One in five American children is overweight.

(From the picture below I think it must be two out of three)
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(Thanks Mark!)

Americans who live in sprawling towns where the car is the only reliable
form of transport are up to six pounds heavier than those who live in
cities.

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A deadly slice of American pie
If the UK is facing a ticking timebomb of ill health due to obesity, in
parts of the US that bomb has exploded. Health Editor Jo Revill visits
San Antonio, the fat capital of the world
Sunday September 21, 2003
The Observer
The Texan town of San Antonio is sometimes described, a trifle
optimistically, as America’s answer to Venice. Instead of gondolas,
there are magenta-coloured barges which transport tourists along a
two-mile stretch of river, past the native cypresses and gaudy
glass-fronted hotels.
This is a town where you can really eat. The choice of caf閟 lining the
riverside is dazzling: Tex-Mex, Chinese, Italian, Spanish and Indian all
vie to outdo each other on price and size. Steaming platters of
enchiladas are carried out to customers. The chips seem to last forever.
Pepsis and Sprites come in a ‘double-gulp’, bucket-sized cone.
Lodged in the arid plains of southern Texas, this colourful town is best
known as the home of the Alamo, the fort defended by Davy Crockett and
Jim Bowie against the Mexicans.
Now a more dubious distinction has put it on the world map. Last year,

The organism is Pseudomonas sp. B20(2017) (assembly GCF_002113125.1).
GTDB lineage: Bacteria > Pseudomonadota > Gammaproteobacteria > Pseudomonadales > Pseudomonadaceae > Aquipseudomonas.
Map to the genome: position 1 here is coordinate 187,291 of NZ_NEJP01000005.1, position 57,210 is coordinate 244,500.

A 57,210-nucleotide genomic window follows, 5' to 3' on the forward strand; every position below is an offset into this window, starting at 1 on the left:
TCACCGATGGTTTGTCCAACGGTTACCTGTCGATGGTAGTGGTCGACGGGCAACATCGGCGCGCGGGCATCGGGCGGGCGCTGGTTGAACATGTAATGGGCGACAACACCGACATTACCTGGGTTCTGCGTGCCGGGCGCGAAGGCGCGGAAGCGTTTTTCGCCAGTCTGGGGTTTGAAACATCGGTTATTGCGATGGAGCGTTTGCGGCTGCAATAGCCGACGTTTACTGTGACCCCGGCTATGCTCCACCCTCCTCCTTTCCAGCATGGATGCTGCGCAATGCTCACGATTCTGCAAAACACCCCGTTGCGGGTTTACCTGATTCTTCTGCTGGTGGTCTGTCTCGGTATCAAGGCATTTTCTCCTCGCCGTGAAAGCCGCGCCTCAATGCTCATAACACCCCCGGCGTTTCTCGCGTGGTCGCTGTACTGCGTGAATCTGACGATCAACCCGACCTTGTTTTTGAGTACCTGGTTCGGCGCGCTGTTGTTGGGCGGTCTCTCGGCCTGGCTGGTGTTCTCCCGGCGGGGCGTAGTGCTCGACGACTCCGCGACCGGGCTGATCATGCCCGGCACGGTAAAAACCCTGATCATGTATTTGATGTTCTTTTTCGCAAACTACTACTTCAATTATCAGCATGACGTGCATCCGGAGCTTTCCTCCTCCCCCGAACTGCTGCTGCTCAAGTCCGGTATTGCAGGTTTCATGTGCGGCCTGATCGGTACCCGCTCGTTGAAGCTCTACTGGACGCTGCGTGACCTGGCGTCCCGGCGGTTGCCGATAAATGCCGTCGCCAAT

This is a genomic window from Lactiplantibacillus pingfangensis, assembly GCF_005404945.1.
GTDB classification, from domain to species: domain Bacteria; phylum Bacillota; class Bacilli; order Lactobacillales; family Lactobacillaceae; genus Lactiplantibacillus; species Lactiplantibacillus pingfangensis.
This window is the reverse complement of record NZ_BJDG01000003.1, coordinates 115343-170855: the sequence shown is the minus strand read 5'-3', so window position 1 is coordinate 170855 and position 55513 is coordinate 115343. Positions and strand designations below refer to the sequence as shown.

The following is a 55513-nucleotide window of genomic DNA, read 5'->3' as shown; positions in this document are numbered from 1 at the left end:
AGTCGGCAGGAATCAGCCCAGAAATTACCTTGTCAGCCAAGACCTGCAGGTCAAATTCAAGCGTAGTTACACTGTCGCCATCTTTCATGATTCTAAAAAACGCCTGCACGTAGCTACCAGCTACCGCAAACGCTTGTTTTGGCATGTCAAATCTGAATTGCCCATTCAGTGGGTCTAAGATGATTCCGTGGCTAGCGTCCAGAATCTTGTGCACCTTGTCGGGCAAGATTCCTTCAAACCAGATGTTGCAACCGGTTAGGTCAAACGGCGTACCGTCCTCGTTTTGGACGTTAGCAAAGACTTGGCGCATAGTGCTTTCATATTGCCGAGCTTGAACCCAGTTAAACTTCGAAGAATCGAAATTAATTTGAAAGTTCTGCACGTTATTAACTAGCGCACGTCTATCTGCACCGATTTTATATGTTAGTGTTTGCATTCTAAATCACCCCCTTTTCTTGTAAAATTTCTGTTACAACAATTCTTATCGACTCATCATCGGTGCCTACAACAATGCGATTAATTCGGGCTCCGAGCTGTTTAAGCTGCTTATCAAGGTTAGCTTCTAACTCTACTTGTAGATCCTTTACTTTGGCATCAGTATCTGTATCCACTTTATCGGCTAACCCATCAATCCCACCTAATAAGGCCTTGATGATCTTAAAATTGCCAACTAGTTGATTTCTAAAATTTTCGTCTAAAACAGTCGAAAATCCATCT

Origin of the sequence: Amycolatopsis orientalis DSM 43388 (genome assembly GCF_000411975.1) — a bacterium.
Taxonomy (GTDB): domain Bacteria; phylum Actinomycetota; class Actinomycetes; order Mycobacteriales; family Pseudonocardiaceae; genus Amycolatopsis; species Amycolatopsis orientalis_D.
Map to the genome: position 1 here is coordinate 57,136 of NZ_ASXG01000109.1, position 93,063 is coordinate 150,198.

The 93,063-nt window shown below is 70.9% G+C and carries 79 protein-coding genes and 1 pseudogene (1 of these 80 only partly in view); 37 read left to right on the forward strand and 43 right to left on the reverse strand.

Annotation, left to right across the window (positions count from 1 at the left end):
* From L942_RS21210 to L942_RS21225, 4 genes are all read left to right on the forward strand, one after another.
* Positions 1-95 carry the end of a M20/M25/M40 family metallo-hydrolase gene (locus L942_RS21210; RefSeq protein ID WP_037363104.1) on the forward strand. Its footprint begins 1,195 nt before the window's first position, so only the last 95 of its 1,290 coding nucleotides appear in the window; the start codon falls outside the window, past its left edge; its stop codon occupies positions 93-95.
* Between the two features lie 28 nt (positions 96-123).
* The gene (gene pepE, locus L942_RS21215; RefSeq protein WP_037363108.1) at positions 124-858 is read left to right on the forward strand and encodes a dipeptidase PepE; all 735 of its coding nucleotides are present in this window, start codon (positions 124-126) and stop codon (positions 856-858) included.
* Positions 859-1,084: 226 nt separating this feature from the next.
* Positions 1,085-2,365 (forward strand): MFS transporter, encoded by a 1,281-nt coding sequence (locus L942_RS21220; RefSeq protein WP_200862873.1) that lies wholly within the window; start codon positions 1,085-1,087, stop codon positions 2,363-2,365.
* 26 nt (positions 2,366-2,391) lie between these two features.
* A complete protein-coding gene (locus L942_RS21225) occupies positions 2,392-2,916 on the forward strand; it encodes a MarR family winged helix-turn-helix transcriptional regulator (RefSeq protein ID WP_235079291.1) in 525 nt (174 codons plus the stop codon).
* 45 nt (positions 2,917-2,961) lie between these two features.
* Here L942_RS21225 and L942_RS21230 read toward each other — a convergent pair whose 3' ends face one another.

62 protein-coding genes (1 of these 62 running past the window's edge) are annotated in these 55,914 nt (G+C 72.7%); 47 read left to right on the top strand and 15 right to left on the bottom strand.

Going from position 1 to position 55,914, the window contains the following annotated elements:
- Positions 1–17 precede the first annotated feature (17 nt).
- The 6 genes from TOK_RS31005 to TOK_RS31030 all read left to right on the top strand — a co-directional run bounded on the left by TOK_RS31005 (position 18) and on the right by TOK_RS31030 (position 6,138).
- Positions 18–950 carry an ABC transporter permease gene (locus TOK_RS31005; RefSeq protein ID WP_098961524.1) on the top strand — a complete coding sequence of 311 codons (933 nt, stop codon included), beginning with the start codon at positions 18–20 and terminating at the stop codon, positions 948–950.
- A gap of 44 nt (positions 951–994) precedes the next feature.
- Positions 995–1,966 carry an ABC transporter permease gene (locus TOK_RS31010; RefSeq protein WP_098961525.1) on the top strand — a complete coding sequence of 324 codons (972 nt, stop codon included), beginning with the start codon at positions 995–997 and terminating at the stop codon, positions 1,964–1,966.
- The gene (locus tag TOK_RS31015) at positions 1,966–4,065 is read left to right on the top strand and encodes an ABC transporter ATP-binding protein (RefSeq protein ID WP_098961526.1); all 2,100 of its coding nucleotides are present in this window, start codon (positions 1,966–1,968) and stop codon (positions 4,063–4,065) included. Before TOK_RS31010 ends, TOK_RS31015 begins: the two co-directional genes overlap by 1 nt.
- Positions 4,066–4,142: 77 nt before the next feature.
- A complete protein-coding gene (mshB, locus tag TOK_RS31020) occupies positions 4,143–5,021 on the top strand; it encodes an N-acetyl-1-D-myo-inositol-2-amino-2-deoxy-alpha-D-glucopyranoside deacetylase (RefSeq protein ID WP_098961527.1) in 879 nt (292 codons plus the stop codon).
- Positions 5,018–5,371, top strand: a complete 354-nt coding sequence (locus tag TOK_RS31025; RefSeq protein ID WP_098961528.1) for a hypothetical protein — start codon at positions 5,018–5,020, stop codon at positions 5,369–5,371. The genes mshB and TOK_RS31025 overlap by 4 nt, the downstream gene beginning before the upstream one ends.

it was named as the fat capital of the States. This title extends to the
globe, as the US has the highest international rates of obesity. Just
over 31 per cent of its citizens are obese, meaning that they have a
body mass index of 30 or more. For a 6ft man, that equates to weighing
16 stone or more. A 5ft 6in woman would have to be more than 13 stone to
qualify. The survey of risk factors compiled by the federal Centers for
Disease Control and Prevention found that more than two thirds of the
district’s population is overweight.
Stroll downtown and the statistics become very real – and very open.
Women who would put a strain on any set of bathroom scales wear shorts
and T-shirts, not the long skirts or leggings which are used to shroud
the flesh in Britain.
More than one million people live in and around Fat City, as San Antonio
is known. Many are poor, a state which is linked to a sugar and fat-rich
diet. Poor mothers tend to have underweight babies who through their
lack of nutrition in the womb become biologically programmed to store
fat super-efficiently in their youth. Around 40 per cent of the
population is of Hispanic and South American extraction, and they appear
genetically prone to being overweight.
In San Antonio, it is almost impossible to walk anywhere as the blocks
are so large, the roads so wide. The only people you see using their
legs are tourists or the homeless.
But, as in Britain, the major cause of adult obesity can be traced to
schools. A breakdown of the daily lives of San Antonio’s youngsters
provides grim reading for those concerned about Britain’s growing
obesity crisis. Most children are bussed in or driven to school. They
have school lunches provided by Pizza Hut and other companies which have
an enormous commercial interest in trapping a new generation.
Belatedly the politicians have woken up to the scale of the epidemic –